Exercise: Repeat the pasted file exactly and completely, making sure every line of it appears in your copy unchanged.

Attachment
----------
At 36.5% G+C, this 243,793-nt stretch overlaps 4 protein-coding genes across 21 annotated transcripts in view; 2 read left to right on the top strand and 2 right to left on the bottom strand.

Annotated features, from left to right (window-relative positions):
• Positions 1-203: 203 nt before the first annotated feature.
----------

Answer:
At 36.5% G+C, this 243,793-nt stretch overlaps 4 protein-coding genes across 21 annotated transcripts in view; 2 read left to right on the top strand and 2 right to left on the bottom strand.

Annotated features, from left to right (window-relative positions):
• Positions 1-203: 203 nt before the first annotated feature.